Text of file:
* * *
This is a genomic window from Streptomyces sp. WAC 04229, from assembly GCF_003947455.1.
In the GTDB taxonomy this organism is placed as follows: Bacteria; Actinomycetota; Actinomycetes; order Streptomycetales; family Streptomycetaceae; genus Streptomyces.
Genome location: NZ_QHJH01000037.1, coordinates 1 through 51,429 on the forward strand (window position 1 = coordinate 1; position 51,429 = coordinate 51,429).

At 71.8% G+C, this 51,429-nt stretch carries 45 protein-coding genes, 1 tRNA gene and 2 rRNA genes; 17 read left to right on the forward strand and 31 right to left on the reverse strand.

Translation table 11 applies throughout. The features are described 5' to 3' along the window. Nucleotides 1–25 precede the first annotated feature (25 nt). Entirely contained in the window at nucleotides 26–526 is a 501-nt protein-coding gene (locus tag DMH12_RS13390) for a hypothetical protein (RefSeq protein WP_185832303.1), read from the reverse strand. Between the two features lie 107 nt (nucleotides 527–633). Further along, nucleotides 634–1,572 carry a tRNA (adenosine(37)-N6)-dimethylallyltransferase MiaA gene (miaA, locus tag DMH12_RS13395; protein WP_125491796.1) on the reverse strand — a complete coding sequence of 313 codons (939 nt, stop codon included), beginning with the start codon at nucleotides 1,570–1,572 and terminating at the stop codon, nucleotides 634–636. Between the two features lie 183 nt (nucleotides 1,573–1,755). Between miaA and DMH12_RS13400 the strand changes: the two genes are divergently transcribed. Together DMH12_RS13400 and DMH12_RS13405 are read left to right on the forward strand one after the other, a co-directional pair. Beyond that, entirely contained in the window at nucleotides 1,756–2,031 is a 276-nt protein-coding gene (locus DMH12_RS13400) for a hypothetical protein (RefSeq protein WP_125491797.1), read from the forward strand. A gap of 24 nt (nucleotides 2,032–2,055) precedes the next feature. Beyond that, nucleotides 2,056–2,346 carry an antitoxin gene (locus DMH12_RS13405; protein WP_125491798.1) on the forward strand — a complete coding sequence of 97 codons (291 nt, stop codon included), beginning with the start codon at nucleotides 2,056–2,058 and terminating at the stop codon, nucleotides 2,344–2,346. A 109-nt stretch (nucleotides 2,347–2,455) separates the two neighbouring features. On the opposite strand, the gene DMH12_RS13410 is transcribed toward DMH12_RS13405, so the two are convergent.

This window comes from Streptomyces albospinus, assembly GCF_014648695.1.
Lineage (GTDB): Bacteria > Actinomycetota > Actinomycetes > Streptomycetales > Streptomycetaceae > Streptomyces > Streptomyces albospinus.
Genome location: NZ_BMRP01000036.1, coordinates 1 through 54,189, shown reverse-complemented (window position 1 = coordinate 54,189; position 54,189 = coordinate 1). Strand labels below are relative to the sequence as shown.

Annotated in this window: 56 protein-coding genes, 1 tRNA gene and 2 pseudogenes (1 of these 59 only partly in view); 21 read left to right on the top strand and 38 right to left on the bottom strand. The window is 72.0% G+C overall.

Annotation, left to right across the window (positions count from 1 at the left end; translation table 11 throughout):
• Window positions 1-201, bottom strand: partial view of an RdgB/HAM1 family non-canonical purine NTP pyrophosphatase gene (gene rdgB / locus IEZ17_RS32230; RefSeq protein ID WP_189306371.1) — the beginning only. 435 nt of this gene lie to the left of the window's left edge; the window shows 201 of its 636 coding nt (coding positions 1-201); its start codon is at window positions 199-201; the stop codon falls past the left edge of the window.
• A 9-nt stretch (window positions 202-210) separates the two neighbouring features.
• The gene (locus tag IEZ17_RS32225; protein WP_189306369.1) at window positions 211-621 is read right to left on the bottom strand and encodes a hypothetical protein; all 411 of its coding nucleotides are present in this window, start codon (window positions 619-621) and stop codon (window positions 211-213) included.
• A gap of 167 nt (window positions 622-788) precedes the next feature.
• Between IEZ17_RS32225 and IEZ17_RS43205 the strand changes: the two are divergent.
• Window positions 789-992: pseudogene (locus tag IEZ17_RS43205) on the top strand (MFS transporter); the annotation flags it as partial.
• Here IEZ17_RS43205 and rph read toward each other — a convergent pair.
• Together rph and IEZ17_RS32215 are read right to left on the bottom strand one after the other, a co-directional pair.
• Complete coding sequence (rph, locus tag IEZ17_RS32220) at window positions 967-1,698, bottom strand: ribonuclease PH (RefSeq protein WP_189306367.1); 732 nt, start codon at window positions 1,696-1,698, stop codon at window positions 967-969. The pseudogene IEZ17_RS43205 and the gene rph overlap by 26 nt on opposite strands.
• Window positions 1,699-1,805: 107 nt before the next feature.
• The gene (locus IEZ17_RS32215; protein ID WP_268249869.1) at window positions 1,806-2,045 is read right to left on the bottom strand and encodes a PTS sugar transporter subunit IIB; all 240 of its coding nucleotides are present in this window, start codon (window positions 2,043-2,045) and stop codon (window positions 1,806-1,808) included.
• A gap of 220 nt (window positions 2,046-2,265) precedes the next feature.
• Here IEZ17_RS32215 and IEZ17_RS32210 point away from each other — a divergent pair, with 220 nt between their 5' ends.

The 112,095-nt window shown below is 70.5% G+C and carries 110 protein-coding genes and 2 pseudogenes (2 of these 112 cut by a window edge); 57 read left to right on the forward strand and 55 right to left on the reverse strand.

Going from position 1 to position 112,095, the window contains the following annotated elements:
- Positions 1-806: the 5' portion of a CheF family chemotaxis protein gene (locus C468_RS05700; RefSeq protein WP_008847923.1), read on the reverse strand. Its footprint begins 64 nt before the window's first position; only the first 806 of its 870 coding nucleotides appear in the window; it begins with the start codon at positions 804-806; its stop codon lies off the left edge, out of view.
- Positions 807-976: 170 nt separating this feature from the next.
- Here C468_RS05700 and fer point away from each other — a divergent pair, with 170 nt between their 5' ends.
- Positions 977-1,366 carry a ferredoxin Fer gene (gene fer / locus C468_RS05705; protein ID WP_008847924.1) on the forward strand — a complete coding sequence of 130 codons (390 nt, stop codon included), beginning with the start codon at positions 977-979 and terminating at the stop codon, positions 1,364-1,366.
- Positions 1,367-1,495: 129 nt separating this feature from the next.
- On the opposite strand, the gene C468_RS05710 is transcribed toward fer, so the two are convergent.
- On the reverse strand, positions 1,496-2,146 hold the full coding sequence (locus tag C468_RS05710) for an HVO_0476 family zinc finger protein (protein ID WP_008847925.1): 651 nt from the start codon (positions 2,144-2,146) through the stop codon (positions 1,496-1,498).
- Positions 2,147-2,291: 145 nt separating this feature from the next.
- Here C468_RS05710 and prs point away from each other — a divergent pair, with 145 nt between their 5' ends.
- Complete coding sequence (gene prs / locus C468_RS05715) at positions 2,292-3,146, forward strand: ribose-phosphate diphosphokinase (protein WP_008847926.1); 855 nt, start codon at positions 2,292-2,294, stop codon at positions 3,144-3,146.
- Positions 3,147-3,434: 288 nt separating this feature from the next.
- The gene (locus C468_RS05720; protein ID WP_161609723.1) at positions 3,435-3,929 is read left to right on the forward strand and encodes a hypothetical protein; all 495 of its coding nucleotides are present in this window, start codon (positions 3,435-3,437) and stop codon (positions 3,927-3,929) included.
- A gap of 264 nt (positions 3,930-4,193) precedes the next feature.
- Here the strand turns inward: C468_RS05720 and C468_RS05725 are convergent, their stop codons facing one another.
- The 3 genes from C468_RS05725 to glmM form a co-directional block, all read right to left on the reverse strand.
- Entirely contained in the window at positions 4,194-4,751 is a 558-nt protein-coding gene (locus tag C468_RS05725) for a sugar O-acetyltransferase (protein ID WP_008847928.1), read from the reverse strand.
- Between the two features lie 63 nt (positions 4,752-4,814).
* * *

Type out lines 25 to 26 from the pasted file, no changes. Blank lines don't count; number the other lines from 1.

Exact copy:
Going from position 1 to position 112,095, the window contains the following annotated elements:
- Positions 1-806: the 5' portion of a CheF family chemotaxis protein gene (locus C468_RS05700; RefSeq protein WP_008847923.1), read on the reverse strand. Its footprint begins 64 nt before the window's first position; only the first 806 of its 870 coding nucleotides appear in the window; it begins with the start codon at positions 804-806; its stop codon lies off the left edge, out of view.